Messy Color™ Buttermilk Ltd Run

511315 -

Buttermilk Ltd Run (511315)<br />A creamy opaque ivory.

A creamy opaque ivory.




"Buttermilk is a lovely neutral color. The bead on the left has a small wrap of Double Helix Terra which was reduced just a bit. The Terra didn’t react with the base color except to fume it just a tad. The middle bead was marvered with a cold tool and the color changed to a very pale, slightly yellowish ivory. The bead on the right is Buttermilk all on its own." – Gloria Sevey

Click here for other interesting Buttermilk Ltd Run discoveries.

 
CiM Buttermilk
Kandice Seeber
CiM Buttermilk, Canoe, Harvest, Monarch
Darlene Collette
CiM Buttermilk with Chrysalis
Caroline Davis
includes CiM Buttermilk
Melanie Graham

Messy Tester's Feedback

  • Buttermilk was engineered in response to requests for Cake Batter [now sold out] or a similar pale opaque yellow.
"Buttermilk is so pale you might almost mistake it for white until you put it next to white. Then you can see the creamy yellow undertones. It's kind of like an eggshell with just a tiny hint of yellow if you strike it right." Read more at Kandice's blog. – Kandice Seeber
"When testing, I had in mind that this color might be a close replacement for Cake Batter, but it isn't in my opinion. Cake Batter is quite a bit more yellow, yet still a cream tone." – Renee Wiggins
  • Special thanks to Caroline Davis for providing the photo in this section.

Visit the CiM Resource Page on the Kitbitz Art Glass site.
See Kay Powell’s frit testing samples.
Browse Serena Thomas’ color gallery.
Check out Miriam Steger’s CiM color charts.


"Buttermilk can be fumed with silver leaf, shown here with this tiny goddess bead. The darker areas are where the silver leaf has been burnished on to the bead and vapourised in the flame to leave small caramel tan areas of colour behind." Read more at Kitzbitz Art Glass's blog.
Jolene Wolfe
"Buttermilk is an attempt to re-make Cake Batter. I think that is a more neutral shade, and, in fact, may be the non-reactive ivory you've been looking for. I haven't been looking for it, I like the reaction, but it is nice to have the option! . . . . CiM classifies this with the yellows, but for me - it is in the neutral family." Read more at DragonJools blog.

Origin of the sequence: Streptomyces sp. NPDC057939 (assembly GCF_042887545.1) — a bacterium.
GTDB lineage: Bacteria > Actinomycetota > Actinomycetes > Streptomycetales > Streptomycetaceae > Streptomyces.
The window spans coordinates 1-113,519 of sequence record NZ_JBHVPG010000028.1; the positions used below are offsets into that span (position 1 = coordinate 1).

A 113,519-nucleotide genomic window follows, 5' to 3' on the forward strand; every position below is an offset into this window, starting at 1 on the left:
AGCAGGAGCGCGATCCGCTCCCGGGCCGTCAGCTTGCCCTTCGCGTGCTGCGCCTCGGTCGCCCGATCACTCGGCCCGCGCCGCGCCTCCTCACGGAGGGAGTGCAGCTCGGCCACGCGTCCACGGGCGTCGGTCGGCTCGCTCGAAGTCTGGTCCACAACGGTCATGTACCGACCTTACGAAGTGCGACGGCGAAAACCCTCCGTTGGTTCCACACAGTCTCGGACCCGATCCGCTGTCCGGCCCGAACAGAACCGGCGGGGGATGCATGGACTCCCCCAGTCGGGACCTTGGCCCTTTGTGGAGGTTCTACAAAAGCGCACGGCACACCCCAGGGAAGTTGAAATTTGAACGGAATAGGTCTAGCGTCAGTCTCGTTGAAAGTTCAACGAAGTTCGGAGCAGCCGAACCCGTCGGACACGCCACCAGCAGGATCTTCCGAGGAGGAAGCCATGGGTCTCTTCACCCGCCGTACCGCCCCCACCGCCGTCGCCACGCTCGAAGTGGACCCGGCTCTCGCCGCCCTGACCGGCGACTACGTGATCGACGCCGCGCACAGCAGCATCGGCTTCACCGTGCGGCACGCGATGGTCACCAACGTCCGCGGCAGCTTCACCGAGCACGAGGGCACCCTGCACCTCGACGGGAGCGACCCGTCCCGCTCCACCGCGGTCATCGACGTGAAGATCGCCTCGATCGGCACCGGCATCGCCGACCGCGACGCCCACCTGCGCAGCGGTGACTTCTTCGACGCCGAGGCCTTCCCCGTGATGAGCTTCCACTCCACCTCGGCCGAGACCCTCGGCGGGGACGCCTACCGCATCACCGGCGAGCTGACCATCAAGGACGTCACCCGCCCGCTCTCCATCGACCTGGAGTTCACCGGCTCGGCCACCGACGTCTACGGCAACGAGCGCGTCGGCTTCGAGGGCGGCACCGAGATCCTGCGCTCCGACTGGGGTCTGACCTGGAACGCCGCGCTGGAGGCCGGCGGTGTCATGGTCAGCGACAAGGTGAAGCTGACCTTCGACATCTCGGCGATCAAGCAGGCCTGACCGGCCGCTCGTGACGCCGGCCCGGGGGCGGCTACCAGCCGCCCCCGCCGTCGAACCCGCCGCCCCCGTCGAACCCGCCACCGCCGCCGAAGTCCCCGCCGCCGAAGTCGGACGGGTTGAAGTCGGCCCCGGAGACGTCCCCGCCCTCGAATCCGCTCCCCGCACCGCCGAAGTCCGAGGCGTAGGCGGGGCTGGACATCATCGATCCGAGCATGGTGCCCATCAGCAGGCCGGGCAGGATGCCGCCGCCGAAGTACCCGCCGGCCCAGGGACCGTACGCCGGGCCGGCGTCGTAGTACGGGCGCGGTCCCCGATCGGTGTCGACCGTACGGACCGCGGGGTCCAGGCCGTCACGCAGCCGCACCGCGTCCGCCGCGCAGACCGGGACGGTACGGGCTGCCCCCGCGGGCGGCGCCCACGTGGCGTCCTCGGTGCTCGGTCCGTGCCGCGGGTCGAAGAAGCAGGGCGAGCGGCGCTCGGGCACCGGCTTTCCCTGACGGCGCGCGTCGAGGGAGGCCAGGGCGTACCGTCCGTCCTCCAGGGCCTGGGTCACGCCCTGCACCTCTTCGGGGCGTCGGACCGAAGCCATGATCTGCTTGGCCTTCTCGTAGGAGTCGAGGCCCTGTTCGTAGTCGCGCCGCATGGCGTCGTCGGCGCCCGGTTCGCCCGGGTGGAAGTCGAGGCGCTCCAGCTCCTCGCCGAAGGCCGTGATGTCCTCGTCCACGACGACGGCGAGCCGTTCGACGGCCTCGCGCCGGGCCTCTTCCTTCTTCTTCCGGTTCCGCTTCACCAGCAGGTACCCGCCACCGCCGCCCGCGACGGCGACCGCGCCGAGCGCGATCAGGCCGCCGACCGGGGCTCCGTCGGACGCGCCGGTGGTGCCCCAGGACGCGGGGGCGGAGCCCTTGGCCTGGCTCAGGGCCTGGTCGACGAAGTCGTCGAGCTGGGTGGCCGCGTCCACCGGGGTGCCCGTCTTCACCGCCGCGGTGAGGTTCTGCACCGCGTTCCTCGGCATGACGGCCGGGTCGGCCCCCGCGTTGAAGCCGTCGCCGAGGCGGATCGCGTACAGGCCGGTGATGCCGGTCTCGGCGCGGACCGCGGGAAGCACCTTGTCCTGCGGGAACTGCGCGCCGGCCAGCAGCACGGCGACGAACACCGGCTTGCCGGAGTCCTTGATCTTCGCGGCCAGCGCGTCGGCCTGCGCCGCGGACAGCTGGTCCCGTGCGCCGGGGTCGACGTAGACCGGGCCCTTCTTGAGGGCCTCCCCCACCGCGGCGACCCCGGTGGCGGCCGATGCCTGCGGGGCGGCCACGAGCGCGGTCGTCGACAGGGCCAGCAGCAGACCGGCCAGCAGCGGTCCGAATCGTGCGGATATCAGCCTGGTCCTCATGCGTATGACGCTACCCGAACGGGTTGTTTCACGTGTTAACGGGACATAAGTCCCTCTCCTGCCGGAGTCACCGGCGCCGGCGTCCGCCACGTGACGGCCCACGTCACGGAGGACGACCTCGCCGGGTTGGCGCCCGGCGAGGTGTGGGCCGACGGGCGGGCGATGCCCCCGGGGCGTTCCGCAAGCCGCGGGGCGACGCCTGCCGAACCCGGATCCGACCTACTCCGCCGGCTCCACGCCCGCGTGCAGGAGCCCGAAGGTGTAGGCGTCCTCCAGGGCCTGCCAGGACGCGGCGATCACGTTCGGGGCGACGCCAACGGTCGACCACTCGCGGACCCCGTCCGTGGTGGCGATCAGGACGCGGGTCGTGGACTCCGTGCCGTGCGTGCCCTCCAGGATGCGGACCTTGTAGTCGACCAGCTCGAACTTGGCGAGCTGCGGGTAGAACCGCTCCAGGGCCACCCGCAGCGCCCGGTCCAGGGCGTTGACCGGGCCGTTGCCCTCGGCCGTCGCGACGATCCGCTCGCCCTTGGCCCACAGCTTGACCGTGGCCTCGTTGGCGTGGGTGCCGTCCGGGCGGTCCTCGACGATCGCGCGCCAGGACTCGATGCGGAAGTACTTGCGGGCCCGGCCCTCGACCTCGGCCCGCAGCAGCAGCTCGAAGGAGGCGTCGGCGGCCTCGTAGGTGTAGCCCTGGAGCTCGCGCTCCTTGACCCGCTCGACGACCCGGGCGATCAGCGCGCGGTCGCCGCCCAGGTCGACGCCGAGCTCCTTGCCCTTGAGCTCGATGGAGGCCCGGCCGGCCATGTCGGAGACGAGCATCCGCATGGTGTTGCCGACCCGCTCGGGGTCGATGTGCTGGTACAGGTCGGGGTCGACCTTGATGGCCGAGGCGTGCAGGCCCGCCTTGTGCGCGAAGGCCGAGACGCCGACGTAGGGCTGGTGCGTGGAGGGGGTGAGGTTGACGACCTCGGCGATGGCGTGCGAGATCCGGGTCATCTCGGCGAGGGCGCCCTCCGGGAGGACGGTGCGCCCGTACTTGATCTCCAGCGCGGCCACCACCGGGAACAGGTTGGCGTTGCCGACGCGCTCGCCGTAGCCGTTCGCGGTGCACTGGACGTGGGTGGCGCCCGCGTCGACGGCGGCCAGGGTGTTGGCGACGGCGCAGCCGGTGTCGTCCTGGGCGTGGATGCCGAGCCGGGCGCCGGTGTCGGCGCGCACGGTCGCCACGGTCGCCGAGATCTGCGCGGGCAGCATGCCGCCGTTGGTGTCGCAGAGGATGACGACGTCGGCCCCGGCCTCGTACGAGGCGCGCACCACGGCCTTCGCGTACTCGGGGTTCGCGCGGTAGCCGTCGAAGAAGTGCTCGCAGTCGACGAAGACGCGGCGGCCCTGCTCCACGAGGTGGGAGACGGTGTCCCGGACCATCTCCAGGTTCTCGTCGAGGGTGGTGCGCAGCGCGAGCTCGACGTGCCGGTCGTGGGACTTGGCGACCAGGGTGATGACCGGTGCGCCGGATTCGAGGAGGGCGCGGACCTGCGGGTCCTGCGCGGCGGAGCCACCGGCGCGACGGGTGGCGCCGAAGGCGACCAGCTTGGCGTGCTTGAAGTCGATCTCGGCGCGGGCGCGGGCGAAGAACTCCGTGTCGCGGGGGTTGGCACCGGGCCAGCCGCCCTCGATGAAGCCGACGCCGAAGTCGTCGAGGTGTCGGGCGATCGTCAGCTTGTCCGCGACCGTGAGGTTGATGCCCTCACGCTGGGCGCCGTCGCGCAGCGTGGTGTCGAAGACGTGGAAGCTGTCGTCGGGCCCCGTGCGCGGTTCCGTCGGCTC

Dwyn Tomlinson
"Buttermilk is a neutral opaque 'cream' color, very similar to Bone, but without the darker off-white blushes. It is ever so slightly more yellow than pure white. Buttermilk is a shade darker than pure white [the teeth in the example are made with Effetre White for reference.] Melts great, I had no issues at all with bubbling or boiling."
Renee Wiggins
"Buttermilk is pretty well-behaved, but will spread a little bit if you don't cover it completely and carefully. It's not too stiff, but not at all soupy like other pale opaque cream colors tend to be. It also wasn't shocky, which was really nice." Read more at Kandice's blog.
Kandice Seeber
"Buttermilk is a very pale yellow or light ivory, it is not as reactive as Painted Hills. It is a more creamy yellow than Cake Batter. It looks more yellow when used as a stringer over nonreactive glass, and has a more mustard tinge when used with silver glass."
Caroline Davis
Left to right:
Cake Batter, Buttermilk, Painted Hills
Claudia Eidenbenz
"Buttermilk is a very pale, opaque yellow. It strikes in the flame, blushing a little more yellow as you work it, but doesn't darken significantly. The consistency of it is beautiful, and my rods of Buttermilk were not shocky. Like Bone, this colour fills a gap in my palette that has been open since Vetrofond stopped making us nice pale neutrals. . . . On the whole, this colour is not very reactive and I found it to be quite stable." Read more at Melanie's blog.
Melanie Graham
"Buttermilk is a lovely neutral color. The bead on the left has a small wrap of Double Helix Terra which was reduced just a bit. The Terra didn’t react with the base color except to fume it just a tad. The middle bead was marvered with a cold tool and the color changed to a very pale, slightly yellowish ivory. The bead on the right is Buttermilk all on its own."
Gloria Sevey
Left to right:
Effetre opal yellow, Buttermilk, Effetre ivory
Claudia Eidenbenz
Left to right:
Painted Hills, Cake Batter, Buttermilk
Claudia Eidenbenz
"Bone and Buttermilk look quite similar. These colours were dipped into a frit blend containing Blue Chalcedony [note that these were not in the flame long, and did not go in the kiln]."
Trudi Doherty
"I made beads with bands of Dark Multicolour, silvered ivory and Rubino. Neither Bone nor Buttermilk show any sign of reaction ... which I love! But what is more noticeable in the beads is that the Buttermilk has struck to a pale primrose yellow."
Trudi Doherty
"Buttermilk is a warm opaque cream. The glass is as smooth as its name through the beadroller, yet holds crisp detail nicely. When compared with Bone, Buttermilk is a warm, creamy ivory. When paired with silver reactive glass, Buttermilk doesn’t develop the strong line of demarcation unlike Effetre Light Ivory." Read more at Heather's blog.
Heather Sellers